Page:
Tony in Switzerland: Swiss you were here

Hello readers. It’s been a busy week for me here in Lausanne: classes, dissections, and a day trip thrown in the mix. Fortunately, the weather worked out in my favor. It rained while I was in classes, and as I walked out everyday, the sun started shining.

 

 Between a presentation, an essay, and biological literature, I've taken to doodling to de-stress a little bit.

Between a presentation, an essay, and biological literature, I’ve taken to doodling to de-stress a little bit.

 

Spring is here, which made for perfect timing to make a quick visit to Geneva after a stressful week of assignments. Out of all the Swiss cities I’ve visited thus far, Geneva appeared to be the most energetic.

I toured the city with a group organized by the Erasmus exchange student network. We stumbled upon a carnival as we walked to the old city section of Geneva.

I toured the city with a group organized by the Erasmus exchange student network. We stumbled upon a carnival as we walked to the old city section of Geneva.

 

As we approached the older quarter, the classic European aesthetic started taking shape. The post office was decorated with beautiful sculptures.

As we approached the older quarter, the classic European aesthetic started taking shape. The post office was decorated with beautiful sculptures.

 

We eventually arrived in the old quarter where we learned about Geneva's Protestant history. This chapel is found beside the former home and workshop of John Calvin, a contemporary of Martin Luther who sought to deviate from Catholicism.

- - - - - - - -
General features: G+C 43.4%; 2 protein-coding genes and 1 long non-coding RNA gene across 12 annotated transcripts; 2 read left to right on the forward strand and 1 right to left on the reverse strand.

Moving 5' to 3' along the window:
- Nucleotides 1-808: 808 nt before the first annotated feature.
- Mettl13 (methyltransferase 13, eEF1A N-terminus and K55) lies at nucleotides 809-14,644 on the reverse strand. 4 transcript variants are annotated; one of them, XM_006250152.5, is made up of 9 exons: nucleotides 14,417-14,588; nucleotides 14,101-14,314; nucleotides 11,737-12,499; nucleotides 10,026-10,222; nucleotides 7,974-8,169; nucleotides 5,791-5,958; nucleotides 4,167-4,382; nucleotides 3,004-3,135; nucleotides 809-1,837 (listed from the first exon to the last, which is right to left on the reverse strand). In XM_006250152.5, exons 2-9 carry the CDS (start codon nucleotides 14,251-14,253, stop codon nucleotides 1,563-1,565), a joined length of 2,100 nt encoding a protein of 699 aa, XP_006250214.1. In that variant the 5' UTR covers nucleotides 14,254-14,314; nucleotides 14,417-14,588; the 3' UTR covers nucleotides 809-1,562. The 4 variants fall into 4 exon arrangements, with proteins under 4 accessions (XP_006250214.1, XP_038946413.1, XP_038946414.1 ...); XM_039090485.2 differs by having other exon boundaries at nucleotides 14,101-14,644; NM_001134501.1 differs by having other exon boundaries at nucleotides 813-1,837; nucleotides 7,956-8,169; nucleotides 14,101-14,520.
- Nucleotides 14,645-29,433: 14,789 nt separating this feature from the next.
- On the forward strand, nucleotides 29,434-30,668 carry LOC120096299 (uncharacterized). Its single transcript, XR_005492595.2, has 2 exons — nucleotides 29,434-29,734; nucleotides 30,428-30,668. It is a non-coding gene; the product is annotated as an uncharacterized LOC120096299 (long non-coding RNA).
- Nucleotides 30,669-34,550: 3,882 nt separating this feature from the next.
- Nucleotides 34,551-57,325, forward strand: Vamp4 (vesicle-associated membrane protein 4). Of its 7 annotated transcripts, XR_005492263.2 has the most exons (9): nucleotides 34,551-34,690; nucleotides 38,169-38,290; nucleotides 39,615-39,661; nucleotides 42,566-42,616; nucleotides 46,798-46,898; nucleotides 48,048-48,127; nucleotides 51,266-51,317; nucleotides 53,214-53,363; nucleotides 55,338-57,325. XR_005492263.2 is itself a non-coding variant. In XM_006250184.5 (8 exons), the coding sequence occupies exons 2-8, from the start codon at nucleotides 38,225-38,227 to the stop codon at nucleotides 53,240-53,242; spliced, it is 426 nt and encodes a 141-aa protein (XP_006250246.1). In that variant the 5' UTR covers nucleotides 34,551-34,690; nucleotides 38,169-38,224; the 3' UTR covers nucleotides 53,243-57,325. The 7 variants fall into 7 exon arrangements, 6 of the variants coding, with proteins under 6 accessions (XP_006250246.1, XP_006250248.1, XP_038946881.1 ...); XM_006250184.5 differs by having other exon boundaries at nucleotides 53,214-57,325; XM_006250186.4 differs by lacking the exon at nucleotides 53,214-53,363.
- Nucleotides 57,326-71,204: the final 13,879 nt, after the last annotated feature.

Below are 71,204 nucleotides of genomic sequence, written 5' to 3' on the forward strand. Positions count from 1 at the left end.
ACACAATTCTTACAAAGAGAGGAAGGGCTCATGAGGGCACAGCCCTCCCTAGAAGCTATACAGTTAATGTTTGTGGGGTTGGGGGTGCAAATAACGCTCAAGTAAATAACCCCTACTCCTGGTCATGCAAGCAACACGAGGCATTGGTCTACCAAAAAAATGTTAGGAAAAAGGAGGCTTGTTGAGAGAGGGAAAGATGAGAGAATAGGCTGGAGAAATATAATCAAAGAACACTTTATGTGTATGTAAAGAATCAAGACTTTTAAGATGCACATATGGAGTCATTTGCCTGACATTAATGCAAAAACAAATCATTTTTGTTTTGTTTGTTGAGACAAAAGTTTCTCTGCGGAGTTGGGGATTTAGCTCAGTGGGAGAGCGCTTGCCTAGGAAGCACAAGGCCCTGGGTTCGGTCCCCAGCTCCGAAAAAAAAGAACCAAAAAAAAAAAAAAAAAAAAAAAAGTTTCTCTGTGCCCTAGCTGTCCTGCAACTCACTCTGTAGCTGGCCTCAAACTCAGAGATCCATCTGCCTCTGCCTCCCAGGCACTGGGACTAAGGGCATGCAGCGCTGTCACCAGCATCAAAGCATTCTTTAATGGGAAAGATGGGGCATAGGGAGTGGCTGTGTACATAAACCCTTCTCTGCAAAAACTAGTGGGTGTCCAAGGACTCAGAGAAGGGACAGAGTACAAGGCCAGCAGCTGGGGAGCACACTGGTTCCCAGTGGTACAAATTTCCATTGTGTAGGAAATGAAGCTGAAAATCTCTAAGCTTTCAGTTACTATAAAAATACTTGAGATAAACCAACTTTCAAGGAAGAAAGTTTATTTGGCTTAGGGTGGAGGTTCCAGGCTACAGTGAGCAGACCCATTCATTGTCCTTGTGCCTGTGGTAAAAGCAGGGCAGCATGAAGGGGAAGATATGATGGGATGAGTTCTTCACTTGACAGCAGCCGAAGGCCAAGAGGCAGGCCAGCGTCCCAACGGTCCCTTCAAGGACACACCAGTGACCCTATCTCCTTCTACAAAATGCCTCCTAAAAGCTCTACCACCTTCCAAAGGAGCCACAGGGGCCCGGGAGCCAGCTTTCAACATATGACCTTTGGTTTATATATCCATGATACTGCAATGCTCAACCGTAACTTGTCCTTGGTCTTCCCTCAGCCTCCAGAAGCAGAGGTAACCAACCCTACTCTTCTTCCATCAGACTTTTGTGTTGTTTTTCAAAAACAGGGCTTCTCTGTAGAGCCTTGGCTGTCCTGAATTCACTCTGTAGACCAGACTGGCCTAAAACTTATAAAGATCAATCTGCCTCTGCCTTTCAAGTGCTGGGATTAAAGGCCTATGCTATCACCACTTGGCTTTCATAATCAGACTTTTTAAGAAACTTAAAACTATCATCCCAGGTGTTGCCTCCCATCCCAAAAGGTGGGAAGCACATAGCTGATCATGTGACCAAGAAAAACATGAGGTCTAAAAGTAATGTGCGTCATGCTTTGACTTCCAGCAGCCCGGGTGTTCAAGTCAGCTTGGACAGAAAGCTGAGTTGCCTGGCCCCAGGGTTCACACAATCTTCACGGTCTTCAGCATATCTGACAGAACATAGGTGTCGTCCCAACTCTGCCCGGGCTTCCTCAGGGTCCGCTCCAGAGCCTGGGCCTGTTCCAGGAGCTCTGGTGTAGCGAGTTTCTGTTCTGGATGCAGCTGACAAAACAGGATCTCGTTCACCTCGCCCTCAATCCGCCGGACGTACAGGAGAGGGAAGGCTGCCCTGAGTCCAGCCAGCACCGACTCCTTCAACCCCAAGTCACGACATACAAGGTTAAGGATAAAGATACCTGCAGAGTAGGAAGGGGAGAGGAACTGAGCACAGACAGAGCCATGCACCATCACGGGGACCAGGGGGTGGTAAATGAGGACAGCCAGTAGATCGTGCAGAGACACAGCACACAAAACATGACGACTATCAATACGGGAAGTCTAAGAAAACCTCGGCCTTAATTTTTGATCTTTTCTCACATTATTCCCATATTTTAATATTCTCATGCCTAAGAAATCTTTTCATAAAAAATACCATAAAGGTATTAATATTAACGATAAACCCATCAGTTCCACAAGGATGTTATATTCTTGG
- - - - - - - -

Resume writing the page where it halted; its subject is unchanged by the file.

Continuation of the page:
We eventually arrived in the old quarter where we learned about Geneva’s Protestant history. This chapel is found beside the former home and workshop of John Calvin, a contemporary of Martin Luther who sought to deviate from Catholicism.

 

Our tour guide emphasized how the Protestants opposed the corrupt nature of the Catholic church, notably its market of selling indulgences to absolve sins. To that end, the Protestants refused to decorate the interior of their chapels in the same way as a Catholic cathedral: no gold, no paintings, no stained glass.

Our tour guide emphasized how the Protestants opposed the corrupt nature of the Catholic church, notably its market of selling indulgences to absolve sins. To that end, the Protestants refused to decorate the interior of their chapels in the same way as a Catholic cathedral: no gold, no paintings, no stained glass.

 

We ended the tour of Geneva in the central square in front of this monument built in honor of the Protestants, including John Calvin (second from the left).

We ended the tour of Geneva in the central square in front of this monument built in honor of the Protestants, including John Calvin (second from the left).

 

I appreciated taking this tour of Geneva and being reminded of events in world history that I learned about in high school. I can’t wait to discover more of Switzerland’s cities as I transition to the second half of the semester.

Advertisements

Leave a Reply

Fill in your details below or click an icon to log in:

WordPress.com Logo

You are commenting using your WordPress.com account. Log Out / Change )

Twitter picture

You are commenting using your Twitter account. Log Out / Change )

Facebook photo

You are commenting using your Facebook account. Log Out / Change )

Google+ photo

You are commenting using your Google+ account. Log Out / Change )

Connecting to %s

%d bloggers like this: